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Taiwan Government Meme Mocking China Goes Viral


An image posted to Taiwan's Foreign Affairs Ministry Facebook page poking fun at China.

A meme poking fun at China created by Taiwan's Foreign Affairs Ministry went viral on Facebook this week, as nearly 2,000 accounts shared the March 25 post.

The meme shows a cartoon Formosan black bear contemplating studying abroad in "West Taiwan" – a reference to China – before choosing to study in Taiwan. In the Chinese text, China is referred to as "mouth country," a reference to China's strict censorship, local media reported.

In February, Chinese film censors reportedly used the word "mouth" in lieu of the word "kill" in the subtitles of the American TV show Hannibal, according to Taiwan News and screenshots shared on the Chinese social media platform Sina Weibo.

The meme resembles two famous photos of Canadian hip hop musical artist Drake looking troubled and elated that have inspired hundreds, if not thousands, of internet posts since 2015. Paired together, the meme typically shows "Drake" rejecting one idea on the left side of the frame and then supporting a second and contrasting idea on the right.

China claims Taiwan as a province and has used its influence to force companies and governments to refer to the island as "Taiwan, Province of China" or "Chinese Taipei." Taiwanese on occasion may flip this distinction to make fun of China, referring to it as "Taiwanese Beiijng" or in this case, "West Taiwan."

The meme accompanied a post about scholarships available to American students interested in studying in Taiwan, including a new scholarship from the U.S. State Department and the Benjamin A. Gilman International Scholarship program.

The post was met with a mixture of reactions by Facebook users, from appreciation to questions about whether the meme was too immature. Some users also debated whether Taiwan is a "country," which is not an uncommon reaction on prominent social media posts about the island.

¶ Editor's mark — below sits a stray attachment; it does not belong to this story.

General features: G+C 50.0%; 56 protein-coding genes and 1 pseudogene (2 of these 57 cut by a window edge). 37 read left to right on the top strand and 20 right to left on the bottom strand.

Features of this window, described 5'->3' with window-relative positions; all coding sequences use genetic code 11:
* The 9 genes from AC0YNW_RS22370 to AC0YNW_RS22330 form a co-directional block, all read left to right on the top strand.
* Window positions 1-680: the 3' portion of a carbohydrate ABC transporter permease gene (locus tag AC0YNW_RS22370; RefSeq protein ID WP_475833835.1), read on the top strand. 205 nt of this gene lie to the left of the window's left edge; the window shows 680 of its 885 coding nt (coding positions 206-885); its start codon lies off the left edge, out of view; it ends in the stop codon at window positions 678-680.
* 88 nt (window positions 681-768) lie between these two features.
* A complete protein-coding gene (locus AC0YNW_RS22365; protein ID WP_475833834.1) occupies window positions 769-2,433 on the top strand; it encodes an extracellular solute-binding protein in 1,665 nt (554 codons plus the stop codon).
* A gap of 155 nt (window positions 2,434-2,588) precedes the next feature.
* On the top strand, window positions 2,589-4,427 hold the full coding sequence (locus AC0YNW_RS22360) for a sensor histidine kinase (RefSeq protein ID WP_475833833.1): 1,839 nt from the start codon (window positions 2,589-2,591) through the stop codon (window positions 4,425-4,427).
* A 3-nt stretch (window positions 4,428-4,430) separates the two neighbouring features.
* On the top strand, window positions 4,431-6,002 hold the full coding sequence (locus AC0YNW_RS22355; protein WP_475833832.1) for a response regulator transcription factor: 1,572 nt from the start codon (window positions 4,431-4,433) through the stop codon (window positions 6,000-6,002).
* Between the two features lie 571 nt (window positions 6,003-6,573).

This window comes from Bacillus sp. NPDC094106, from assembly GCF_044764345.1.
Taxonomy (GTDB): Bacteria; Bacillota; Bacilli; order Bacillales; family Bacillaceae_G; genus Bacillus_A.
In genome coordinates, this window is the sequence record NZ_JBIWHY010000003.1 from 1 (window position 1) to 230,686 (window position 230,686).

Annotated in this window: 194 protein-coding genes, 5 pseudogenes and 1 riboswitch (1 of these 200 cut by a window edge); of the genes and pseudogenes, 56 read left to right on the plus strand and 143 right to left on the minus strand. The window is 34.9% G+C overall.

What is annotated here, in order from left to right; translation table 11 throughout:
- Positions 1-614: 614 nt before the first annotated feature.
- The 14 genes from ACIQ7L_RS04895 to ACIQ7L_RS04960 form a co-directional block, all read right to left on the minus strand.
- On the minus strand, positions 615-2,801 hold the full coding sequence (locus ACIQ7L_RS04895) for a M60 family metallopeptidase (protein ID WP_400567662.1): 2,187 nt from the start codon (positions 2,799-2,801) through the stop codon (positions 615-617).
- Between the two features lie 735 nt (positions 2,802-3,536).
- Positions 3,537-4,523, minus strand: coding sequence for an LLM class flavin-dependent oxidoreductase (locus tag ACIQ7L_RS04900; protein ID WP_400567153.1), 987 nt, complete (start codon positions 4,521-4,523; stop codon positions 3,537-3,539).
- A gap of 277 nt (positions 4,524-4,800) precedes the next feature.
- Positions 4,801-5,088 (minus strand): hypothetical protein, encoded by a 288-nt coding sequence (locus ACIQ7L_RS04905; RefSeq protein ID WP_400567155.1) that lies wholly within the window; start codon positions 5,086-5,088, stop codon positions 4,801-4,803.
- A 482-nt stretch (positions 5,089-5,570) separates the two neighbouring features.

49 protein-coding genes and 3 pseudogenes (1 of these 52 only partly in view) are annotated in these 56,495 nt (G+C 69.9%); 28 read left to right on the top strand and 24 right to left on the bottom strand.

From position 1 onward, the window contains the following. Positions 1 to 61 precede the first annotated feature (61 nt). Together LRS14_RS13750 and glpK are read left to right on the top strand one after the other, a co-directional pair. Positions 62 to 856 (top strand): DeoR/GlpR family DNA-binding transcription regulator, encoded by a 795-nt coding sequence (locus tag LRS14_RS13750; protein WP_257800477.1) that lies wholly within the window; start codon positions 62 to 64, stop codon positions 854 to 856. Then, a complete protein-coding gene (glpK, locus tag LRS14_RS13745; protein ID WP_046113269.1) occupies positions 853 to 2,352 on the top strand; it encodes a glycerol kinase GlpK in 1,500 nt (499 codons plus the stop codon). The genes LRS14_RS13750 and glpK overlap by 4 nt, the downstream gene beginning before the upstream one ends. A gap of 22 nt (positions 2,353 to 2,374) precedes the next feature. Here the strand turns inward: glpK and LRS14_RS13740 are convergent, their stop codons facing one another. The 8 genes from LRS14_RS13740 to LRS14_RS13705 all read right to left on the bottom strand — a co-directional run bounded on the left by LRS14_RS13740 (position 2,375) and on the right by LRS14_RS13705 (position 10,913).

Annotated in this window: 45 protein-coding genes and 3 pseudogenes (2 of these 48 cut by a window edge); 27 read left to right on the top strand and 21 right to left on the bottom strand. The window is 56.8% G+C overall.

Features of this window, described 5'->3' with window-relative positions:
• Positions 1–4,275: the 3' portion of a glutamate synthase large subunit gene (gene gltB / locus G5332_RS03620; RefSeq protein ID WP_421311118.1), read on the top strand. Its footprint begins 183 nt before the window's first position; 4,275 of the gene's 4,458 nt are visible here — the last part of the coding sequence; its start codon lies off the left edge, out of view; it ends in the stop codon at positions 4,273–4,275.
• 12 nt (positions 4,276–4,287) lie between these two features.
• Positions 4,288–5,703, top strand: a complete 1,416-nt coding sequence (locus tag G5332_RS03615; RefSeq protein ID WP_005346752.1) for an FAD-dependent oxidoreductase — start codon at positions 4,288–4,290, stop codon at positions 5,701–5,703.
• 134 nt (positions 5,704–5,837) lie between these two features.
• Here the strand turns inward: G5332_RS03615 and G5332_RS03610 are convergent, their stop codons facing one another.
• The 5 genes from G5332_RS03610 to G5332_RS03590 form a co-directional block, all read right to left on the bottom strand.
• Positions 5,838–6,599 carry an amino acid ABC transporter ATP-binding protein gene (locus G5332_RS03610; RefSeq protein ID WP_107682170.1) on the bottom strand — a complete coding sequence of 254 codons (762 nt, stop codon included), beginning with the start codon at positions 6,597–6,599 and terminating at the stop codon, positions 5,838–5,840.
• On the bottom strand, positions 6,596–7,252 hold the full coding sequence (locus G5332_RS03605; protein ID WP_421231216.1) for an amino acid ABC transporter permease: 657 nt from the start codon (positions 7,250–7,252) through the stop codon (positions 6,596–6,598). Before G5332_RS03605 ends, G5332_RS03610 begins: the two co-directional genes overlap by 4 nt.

Humor is not a surprising move for Taiwan's government, which courts younger users on platforms like Facebook and Instagram with less formal posts, said Kathy Cheng, whose writes about Taiwanese culture on her blog Tricky Taipei.

"The [Ministry of Foreign Affairs] team is known to use social media strategically to get their messages across. They have a lot more leeway to be creative and take risks with memes on Facebook and Instagram. It's not the case with Twitter," she said.

"On Twitter, they stick closely to straight diplomatic communications in English. Whereas on Facebook and Instagram — where their audiences are younger Taiwanese demographic — they can respond to trending topics and use humor to connect with people."

Many of Taiwan's government ministries also make use of mascots and social media "stickers" on messaging apps like LINE to promote their campaigns. Besides the Formosan black bear, one of Taiwan's most popular characters is the Shiba Inu "Zongchai," who was created by Taiwan's health authorities in 2020 to advertise COVID-19 news.

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